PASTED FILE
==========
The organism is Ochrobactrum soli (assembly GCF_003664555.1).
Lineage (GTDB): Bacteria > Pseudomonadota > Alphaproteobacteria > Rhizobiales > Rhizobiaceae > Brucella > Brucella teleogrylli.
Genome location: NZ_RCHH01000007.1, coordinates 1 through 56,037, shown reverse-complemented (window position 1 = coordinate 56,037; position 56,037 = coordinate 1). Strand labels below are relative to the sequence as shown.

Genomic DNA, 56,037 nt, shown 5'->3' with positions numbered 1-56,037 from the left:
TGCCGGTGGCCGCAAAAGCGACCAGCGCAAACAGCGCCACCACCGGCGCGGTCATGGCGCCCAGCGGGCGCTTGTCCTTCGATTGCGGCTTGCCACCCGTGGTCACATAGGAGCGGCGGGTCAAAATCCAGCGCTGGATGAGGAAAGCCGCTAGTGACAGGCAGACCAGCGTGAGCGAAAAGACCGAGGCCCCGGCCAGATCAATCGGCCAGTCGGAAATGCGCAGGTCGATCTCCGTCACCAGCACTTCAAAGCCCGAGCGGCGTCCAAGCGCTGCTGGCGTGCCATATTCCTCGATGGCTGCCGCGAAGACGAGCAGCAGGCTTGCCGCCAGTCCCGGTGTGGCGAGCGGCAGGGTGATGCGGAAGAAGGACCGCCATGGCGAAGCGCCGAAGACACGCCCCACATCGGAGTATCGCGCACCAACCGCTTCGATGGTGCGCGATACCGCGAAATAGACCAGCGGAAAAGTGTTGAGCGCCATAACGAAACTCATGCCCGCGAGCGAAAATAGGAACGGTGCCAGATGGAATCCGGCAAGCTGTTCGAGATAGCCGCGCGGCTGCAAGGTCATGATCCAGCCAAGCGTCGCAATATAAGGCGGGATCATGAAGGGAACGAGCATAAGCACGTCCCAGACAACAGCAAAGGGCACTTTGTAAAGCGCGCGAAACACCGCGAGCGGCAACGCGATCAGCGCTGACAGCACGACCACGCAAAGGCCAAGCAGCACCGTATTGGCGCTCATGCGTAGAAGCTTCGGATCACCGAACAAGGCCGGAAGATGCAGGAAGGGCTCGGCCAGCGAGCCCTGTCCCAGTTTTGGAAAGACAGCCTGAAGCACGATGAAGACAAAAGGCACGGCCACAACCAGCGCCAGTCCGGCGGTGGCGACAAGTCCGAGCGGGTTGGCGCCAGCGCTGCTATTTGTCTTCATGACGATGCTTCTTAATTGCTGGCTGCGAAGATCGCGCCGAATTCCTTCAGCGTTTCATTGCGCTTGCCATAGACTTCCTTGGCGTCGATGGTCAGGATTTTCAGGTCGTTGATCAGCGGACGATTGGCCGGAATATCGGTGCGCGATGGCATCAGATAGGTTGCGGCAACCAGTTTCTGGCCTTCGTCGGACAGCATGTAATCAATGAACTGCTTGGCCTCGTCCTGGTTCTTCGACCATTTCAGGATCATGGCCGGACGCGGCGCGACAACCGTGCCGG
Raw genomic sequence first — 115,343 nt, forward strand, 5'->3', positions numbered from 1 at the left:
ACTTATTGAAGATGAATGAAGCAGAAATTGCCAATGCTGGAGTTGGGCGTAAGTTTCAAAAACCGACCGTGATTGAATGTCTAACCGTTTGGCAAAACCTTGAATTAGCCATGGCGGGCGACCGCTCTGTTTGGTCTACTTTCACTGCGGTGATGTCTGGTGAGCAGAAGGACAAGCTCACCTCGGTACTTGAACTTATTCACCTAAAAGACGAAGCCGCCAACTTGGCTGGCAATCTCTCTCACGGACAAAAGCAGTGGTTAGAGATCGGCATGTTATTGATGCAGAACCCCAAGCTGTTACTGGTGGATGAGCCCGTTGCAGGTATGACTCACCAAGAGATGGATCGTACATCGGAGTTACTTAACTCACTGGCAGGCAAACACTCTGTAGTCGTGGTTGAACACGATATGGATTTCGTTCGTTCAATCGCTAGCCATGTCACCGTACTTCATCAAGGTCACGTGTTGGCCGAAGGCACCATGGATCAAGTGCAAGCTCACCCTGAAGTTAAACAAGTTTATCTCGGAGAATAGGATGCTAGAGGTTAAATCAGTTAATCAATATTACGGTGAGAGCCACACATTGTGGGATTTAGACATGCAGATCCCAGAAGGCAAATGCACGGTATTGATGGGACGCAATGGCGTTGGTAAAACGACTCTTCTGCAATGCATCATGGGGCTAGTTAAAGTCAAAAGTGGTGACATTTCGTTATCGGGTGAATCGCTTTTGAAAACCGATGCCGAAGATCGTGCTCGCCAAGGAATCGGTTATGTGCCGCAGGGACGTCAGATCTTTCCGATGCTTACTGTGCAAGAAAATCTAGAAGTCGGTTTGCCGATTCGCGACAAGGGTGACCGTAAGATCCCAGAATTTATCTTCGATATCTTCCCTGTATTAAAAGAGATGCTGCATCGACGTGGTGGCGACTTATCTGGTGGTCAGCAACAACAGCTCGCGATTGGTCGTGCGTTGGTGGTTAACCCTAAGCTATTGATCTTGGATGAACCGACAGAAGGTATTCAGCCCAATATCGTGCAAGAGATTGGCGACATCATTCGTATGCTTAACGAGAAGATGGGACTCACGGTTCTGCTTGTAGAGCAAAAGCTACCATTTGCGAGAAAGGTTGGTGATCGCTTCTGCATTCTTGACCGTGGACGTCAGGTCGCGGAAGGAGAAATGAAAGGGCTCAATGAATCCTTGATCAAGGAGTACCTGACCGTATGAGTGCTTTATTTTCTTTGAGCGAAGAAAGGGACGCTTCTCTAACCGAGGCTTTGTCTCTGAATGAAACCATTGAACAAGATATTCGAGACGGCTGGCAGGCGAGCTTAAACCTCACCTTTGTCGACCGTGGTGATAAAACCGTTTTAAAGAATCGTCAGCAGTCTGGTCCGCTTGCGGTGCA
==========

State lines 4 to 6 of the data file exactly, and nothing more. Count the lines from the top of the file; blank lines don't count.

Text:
Genomic DNA, 56,037 nt, shown 5'->3' with positions numbered 1-56,037 from the left:
TGCCGGTGGCCGCAAAAGCGACCAGCGCAAACAGCGCCACCACCGGCGCGGTCATGGCGCCCAGCGGGCGCTTGTCCTTCGATTGCGGCTTGCCACCCGTGGTCACATAGGAGCGGCGGGTCAAAATCCAGCGCTGGATGAGGAAAGCCGCTAGTGACAGGCAGACCAGCGTGAGCGAAAAGACCGAGGCCCCGGCCAGATCAATCGGCCAGTCGGAAATGCGCAGGTCGATCTCCGTCACCAGCACTTCAAAGCCCGAGCGGCGTCCAAGCGCTGCTGGCGTGCCATATTCCTCGATGGCTGCCGCGAAGACGAGCAGCAGGCTTGCCGCCAGTCCCGGTGTGGCGAGCGGCAGGGTGATGCGGAAGAAGGACCGCCATGGCGAAGCGCCGAAGACACGCCCCACATCGGAGTATCGCGCACCAACCGCTTCGATGGTGCGCGATACCGCGAAATAGACCAGCGGAAAAGTGTTGAGCGCCATAACGAAACTCATGCCCGCGAGCGAAAATAGGAACGGTGCCAGATGGAATCCGGCAAGCTGTTCGAGATAGCCGCGCGGCTGCAAGGTCATGATCCAGCCAAGCGTCGCAATATAAGGCGGGATCATGAAGGGAACGAGCATAAGCACGTCCCAGACAACAGCAAAGGGCACTTTGTAAAGCGCGCGAAACACCGCGAGCGGCAACGCGATCAGCGCTGACAGCACGACCACGCAAAGGCCAAGCAGCACCGTATTGGCGCTCATGCGTAGAAGCTTCGGATCACCGAACAAGGCCGGAAGATGCAGGAAGGGCTCGGCCAGCGAGCCCTGTCCCAGTTTTGGAAAGACAGCCTGAAGCACGATGAAGACAAAAGGCACGGCCACAACCAGCGCCAGTCCGGCGGTGGCGACAAGTCCGAGCGGGTTGGCGCCAGCGCTGCTATTTGTCTTCATGACGATGCTTCTTAATTGCTGGCTGCGAAGATCGCGCCGAATTCCTTCAGCGTTTCATTGCGCTTGCCATAGACTTCCTTGGCGTCGATGGTCAGGATTTTCAGGTCGTTGATCAGCGGACGATTGGCCGGAATATCGGTGCGCGATGGCATCAGATAGGTTGCGGCAACCAGTTTCTGGCCTTCGTCGGACAGCATGTAATCAATGAACTGCTTGGCCTCGTCCTGGTTCTTCGACCATTTCAGGATCATGGCCGGACGCGGCGCGACAACCGTGCCGG
Raw genomic sequence first — 115,343 nt, forward strand, 5'->3', positions numbered from 1 at the left: